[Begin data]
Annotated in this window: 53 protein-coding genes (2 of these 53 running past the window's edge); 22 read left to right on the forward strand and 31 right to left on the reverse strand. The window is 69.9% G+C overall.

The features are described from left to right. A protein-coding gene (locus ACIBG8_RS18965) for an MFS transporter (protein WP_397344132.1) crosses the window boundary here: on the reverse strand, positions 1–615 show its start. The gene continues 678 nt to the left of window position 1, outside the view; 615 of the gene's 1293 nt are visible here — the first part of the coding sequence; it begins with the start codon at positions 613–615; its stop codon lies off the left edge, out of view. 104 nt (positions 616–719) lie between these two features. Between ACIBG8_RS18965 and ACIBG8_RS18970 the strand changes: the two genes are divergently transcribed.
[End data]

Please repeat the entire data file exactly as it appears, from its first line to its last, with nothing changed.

Annotated in this window: 53 protein-coding genes (2 of these 53 running past the window's edge); 22 read left to right on the forward strand and 31 right to left on the reverse strand. The window is 69.9% G+C overall.

The features are described from left to right. A protein-coding gene (locus ACIBG8_RS18965) for an MFS transporter (protein WP_397344132.1) crosses the window boundary here: on the reverse strand, positions 1–615 show its start. The gene continues 678 nt to the left of window position 1, outside the view; 615 of the gene's 1293 nt are visible here — the first part of the coding sequence; it begins with the start codon at positions 613–615; its stop codon lies off the left edge, out of view. 104 nt (positions 616–719) lie between these two features. Between ACIBG8_RS18965 and ACIBG8_RS18970 the strand changes: the two genes are divergently transcribed.